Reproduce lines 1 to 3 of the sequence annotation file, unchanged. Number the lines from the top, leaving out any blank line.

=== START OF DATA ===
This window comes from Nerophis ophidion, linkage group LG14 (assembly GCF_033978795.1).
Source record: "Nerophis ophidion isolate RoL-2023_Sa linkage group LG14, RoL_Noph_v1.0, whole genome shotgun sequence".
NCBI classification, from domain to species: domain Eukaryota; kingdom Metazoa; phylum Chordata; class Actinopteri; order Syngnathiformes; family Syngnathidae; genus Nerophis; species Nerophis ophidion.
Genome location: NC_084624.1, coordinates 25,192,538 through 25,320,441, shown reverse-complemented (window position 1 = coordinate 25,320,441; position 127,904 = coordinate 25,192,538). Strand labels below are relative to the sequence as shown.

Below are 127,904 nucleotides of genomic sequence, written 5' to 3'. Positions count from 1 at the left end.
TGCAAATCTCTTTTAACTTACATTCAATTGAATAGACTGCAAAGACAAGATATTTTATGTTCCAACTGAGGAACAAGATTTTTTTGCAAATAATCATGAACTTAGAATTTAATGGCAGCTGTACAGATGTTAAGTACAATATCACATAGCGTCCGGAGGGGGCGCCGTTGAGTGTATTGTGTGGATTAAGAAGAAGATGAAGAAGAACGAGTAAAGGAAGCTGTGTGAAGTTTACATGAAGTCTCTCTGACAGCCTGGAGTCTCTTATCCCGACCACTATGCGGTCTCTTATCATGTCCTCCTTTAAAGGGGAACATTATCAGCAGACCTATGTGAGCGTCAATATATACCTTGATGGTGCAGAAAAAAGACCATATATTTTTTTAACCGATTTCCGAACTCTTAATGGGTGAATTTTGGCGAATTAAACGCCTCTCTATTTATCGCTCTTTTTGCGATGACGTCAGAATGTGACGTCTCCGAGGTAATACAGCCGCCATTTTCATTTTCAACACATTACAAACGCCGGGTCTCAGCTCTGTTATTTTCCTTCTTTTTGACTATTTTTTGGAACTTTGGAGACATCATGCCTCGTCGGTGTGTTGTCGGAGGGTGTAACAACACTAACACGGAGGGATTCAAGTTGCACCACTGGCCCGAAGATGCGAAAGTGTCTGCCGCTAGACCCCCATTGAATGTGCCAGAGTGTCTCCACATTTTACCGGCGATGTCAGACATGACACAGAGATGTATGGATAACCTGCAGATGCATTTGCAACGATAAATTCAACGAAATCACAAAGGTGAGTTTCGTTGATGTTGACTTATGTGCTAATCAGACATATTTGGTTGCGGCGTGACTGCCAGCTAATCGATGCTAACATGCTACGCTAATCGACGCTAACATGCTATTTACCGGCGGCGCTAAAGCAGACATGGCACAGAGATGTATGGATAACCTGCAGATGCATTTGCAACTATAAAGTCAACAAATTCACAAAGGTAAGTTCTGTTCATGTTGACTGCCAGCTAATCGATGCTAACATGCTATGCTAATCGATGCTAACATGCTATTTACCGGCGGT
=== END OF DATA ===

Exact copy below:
This window comes from Nerophis ophidion, linkage group LG14 (assembly GCF_033978795.1).
Source record: "Nerophis ophidion isolate RoL-2023_Sa linkage group LG14, RoL_Noph_v1.0, whole genome shotgun sequence".
NCBI classification, from domain to species: domain Eukaryota; kingdom Metazoa; phylum Chordata; class Actinopteri; order Syngnathiformes; family Syngnathidae; genus Nerophis; species Nerophis ophidion.